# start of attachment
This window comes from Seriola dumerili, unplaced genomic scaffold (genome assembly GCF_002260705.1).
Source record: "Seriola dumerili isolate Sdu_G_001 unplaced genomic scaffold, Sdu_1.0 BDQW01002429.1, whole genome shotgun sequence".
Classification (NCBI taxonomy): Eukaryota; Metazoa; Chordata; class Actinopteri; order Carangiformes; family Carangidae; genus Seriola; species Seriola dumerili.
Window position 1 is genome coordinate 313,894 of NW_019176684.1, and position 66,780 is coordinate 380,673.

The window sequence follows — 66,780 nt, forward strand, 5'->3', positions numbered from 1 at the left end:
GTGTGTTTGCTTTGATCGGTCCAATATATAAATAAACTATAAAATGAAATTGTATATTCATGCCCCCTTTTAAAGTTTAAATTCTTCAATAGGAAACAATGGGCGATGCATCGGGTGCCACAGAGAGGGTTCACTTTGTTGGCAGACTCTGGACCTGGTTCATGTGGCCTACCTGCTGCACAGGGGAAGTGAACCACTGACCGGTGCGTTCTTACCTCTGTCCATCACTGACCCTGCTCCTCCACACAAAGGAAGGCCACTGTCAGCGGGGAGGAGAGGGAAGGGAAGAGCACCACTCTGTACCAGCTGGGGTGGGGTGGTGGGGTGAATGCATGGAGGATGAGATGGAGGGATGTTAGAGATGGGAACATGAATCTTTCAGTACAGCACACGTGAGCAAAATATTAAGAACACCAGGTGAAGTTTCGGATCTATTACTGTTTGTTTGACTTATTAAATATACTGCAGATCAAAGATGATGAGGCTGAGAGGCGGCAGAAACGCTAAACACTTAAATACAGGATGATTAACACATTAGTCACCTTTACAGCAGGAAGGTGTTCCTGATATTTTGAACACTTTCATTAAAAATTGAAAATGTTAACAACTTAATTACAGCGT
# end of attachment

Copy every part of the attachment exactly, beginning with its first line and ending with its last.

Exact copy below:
This window comes from Seriola dumerili, unplaced genomic scaffold (genome assembly GCF_002260705.1).
Source record: "Seriola dumerili isolate Sdu_G_001 unplaced genomic scaffold, Sdu_1.0 BDQW01002429.1, whole genome shotgun sequence".
Classification (NCBI taxonomy): Eukaryota; Metazoa; Chordata; class Actinopteri; order Carangiformes; family Carangidae; genus Seriola; species Seriola dumerili.
Window position 1 is genome coordinate 313,894 of NW_019176684.1, and position 66,780 is coordinate 380,673.

The window sequence follows — 66,780 nt, forward strand, 5'->3', positions numbered from 1 at the left end:
GTGTGTTTGCTTTGATCGGTCCAATATATAAATAAACTATAAAATGAAATTGTATATTCATGCCCCCTTTTAAAGTTTAAATTCTTCAATAGGAAACAATGGGCGATGCATCGGGTGCCACAGAGAGGGTTCACTTTGTTGGCAGACTCTGGACCTGGTTCATGTGGCCTACCTGCTGCACAGGGGAAGTGAACCACTGACCGGTGCGTTCTTACCTCTGTCCATCACTGACCCTGCTCCTCCACACAAAGGAAGGCCACTGTCAGCGGGGAGGAGAGGGAAGGGAAGAGCACCACTCTGTACCAGCTGGGGTGGGGTGGTGGGGTGAATGCATGGAGGATGAGATGGAGGGATGTTAGAGATGGGAACATGAATCTTTCAGTACAGCACACGTGAGCAAAATATTAAGAACACCAGGTGAAGTTTCGGATCTATTACTGTTTGTTTGACTTATTAAATATACTGCAGATCAAAGATGATGAGGCTGAGAGGCGGCAGAAACGCTAAACACTTAAATACAGGATGATTAACACATTAGTCACCTTTACAGCAGGAAGGTGTTCCTGATATTTTGAACACTTTCATTAAAAATTGAAAATGTTAACAACTTAATTACAGCGT